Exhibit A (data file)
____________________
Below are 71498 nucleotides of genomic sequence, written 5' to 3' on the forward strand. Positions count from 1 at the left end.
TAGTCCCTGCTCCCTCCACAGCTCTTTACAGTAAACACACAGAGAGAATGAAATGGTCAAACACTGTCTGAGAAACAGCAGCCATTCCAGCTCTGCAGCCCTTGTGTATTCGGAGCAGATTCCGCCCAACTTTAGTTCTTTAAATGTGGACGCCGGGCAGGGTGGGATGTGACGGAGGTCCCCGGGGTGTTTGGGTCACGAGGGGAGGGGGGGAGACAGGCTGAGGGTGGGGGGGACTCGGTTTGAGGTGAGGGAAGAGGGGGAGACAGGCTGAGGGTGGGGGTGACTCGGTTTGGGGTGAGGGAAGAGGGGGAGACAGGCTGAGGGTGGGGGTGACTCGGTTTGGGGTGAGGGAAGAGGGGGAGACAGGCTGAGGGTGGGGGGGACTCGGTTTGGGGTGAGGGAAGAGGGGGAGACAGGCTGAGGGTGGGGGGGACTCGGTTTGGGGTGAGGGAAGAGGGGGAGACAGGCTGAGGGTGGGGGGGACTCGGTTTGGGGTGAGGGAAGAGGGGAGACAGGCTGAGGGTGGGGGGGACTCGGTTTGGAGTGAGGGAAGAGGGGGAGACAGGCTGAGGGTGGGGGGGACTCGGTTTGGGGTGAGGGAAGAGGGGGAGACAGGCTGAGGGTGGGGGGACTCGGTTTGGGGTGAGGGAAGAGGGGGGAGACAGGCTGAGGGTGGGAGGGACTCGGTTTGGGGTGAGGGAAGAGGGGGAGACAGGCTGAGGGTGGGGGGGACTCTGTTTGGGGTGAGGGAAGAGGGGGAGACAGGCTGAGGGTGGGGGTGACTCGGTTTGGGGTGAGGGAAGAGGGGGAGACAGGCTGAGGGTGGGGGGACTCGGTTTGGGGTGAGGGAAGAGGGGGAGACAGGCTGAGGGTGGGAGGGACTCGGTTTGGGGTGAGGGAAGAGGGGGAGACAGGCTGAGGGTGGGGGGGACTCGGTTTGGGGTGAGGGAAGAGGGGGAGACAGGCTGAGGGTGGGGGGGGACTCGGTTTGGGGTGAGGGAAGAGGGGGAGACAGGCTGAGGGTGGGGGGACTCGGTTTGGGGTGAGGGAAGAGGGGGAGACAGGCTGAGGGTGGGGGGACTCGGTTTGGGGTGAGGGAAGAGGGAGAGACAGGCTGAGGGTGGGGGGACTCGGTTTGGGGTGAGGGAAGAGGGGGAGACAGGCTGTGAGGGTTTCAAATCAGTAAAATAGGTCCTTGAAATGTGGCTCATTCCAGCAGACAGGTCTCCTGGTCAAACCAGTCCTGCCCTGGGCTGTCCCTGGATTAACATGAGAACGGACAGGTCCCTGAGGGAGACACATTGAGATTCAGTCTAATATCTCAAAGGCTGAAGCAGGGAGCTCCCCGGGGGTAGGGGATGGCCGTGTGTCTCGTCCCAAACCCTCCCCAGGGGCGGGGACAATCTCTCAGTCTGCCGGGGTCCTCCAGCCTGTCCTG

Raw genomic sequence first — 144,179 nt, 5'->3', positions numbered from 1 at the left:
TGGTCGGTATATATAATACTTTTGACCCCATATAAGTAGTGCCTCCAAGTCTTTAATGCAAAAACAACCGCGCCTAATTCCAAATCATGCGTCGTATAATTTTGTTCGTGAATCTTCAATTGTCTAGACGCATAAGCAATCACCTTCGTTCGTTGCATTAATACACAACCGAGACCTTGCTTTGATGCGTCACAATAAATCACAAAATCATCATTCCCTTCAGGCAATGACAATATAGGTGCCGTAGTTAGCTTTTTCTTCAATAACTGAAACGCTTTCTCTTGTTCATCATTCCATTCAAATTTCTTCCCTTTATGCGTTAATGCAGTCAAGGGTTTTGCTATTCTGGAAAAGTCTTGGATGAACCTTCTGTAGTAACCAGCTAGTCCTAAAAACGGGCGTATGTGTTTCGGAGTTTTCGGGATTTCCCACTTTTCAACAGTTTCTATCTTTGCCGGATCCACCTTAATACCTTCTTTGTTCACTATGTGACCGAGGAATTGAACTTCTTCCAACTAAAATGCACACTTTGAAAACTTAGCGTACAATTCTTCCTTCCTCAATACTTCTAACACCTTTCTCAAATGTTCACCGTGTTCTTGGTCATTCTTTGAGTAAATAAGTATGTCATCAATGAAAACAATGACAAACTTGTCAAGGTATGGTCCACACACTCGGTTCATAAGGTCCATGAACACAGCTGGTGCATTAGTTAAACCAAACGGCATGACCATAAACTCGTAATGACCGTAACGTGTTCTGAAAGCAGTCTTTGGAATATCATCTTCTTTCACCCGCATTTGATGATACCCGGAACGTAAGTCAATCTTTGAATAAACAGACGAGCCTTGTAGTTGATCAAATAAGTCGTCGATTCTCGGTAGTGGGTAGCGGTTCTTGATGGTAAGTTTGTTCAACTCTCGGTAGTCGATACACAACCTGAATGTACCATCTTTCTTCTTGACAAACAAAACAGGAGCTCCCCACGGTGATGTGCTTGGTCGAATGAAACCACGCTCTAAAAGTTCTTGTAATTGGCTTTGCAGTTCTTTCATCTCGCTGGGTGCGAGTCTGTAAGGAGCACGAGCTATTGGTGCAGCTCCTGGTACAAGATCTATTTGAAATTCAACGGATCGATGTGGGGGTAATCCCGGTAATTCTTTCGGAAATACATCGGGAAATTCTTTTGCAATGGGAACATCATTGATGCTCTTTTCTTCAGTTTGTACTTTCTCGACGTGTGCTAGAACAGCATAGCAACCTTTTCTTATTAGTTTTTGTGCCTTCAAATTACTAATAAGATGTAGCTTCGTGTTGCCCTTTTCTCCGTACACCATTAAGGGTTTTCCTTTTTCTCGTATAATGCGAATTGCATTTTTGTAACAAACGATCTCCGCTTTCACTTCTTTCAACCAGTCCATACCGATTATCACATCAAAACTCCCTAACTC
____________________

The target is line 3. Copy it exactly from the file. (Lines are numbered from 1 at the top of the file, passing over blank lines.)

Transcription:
Raw genomic sequence first — 144,179 nt, 5'->3', positions numbered from 1 at the left: